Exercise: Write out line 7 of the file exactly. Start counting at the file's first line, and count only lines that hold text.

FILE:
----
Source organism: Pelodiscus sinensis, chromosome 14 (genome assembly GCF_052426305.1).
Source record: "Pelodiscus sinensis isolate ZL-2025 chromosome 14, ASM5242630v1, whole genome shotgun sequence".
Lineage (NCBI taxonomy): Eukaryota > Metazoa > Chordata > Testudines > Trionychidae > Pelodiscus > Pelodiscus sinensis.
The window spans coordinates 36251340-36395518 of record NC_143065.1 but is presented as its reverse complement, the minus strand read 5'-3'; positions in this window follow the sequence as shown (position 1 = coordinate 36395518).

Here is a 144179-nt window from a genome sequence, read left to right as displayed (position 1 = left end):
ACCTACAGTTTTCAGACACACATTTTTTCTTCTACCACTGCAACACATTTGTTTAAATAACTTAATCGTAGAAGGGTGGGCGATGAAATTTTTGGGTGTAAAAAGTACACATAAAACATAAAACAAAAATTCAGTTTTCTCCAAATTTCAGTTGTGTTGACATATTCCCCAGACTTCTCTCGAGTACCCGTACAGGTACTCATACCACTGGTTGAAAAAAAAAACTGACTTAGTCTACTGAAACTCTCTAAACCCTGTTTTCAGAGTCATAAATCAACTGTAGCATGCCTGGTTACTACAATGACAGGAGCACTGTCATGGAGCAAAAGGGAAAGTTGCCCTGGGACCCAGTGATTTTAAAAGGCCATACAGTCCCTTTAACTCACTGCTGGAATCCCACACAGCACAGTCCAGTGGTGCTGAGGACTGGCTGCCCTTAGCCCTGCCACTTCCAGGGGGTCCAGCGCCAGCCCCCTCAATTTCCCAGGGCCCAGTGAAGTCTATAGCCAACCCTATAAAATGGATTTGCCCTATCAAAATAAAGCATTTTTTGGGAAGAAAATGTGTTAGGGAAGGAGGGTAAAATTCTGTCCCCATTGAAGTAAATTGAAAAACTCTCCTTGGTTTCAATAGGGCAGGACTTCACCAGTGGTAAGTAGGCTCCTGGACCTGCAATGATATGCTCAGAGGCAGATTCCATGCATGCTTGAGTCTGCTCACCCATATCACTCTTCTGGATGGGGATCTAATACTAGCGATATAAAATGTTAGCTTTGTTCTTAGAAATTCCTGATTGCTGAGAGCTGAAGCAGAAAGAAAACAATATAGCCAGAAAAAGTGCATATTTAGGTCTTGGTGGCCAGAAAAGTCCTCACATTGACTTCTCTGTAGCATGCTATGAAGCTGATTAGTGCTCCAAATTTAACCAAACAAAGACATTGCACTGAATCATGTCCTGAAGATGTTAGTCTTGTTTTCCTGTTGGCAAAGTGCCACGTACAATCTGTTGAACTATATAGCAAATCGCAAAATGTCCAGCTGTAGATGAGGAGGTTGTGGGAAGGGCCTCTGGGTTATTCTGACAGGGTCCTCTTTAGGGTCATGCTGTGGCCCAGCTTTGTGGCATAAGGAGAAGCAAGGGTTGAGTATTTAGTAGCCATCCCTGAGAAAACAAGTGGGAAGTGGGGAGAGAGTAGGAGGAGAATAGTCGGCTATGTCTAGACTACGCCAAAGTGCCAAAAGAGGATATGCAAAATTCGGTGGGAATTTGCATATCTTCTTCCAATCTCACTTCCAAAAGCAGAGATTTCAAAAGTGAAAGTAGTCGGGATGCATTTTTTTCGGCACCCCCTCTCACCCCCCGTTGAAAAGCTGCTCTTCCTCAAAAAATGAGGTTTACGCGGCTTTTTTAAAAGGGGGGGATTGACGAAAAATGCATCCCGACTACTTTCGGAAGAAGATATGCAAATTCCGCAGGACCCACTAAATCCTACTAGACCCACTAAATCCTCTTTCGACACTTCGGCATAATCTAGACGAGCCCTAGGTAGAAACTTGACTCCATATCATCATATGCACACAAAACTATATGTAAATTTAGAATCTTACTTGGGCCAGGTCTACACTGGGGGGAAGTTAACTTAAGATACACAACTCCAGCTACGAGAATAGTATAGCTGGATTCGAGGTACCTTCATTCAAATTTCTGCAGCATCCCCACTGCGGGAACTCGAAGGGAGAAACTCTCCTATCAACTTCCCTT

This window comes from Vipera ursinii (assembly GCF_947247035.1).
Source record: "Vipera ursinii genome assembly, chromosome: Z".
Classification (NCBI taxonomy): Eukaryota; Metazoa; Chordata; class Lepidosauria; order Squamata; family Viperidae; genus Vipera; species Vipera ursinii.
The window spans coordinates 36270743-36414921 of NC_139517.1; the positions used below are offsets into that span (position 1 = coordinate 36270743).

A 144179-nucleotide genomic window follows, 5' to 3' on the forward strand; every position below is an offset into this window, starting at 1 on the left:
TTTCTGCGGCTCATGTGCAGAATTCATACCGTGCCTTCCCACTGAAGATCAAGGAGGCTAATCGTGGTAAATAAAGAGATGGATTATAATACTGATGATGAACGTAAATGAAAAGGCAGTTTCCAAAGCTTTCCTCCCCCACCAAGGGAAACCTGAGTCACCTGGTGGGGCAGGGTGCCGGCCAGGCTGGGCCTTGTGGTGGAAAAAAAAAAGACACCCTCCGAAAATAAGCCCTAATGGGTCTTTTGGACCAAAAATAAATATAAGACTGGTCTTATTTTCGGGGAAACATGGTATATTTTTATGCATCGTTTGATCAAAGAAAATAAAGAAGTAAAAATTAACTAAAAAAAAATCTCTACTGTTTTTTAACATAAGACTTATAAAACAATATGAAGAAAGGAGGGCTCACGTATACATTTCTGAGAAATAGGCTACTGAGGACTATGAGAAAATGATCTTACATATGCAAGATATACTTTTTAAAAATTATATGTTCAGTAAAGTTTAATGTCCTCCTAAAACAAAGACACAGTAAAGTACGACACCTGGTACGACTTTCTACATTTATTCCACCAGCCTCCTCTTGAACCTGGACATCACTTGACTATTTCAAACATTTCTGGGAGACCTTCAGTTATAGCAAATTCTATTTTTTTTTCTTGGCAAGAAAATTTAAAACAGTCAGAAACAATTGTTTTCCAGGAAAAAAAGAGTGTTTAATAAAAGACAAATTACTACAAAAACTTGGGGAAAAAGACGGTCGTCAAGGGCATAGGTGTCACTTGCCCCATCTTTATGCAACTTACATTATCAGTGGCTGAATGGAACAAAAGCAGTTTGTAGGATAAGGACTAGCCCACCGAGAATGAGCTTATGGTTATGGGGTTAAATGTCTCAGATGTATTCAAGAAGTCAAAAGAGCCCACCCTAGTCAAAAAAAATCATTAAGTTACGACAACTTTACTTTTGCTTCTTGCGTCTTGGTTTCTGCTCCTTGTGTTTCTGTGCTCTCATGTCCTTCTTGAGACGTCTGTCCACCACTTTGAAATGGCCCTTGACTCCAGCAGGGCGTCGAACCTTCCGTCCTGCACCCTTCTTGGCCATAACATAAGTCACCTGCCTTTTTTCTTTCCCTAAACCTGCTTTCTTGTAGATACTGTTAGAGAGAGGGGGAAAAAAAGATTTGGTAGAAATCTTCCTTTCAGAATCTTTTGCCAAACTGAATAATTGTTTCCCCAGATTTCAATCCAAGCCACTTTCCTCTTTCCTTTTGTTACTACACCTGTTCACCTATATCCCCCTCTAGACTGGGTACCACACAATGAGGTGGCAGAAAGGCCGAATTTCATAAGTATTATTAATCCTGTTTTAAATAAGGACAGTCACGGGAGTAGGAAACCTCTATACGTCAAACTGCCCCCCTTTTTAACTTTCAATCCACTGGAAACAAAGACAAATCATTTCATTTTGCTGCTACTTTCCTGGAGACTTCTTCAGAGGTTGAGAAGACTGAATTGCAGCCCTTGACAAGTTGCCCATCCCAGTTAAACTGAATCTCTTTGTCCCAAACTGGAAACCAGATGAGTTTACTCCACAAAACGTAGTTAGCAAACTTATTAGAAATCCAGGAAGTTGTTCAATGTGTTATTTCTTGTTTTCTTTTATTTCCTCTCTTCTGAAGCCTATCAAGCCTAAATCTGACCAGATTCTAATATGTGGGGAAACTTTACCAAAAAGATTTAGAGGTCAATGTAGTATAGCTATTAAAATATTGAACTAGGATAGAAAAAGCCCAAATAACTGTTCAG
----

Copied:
This window comes from Vipera ursinii (assembly GCF_947247035.1).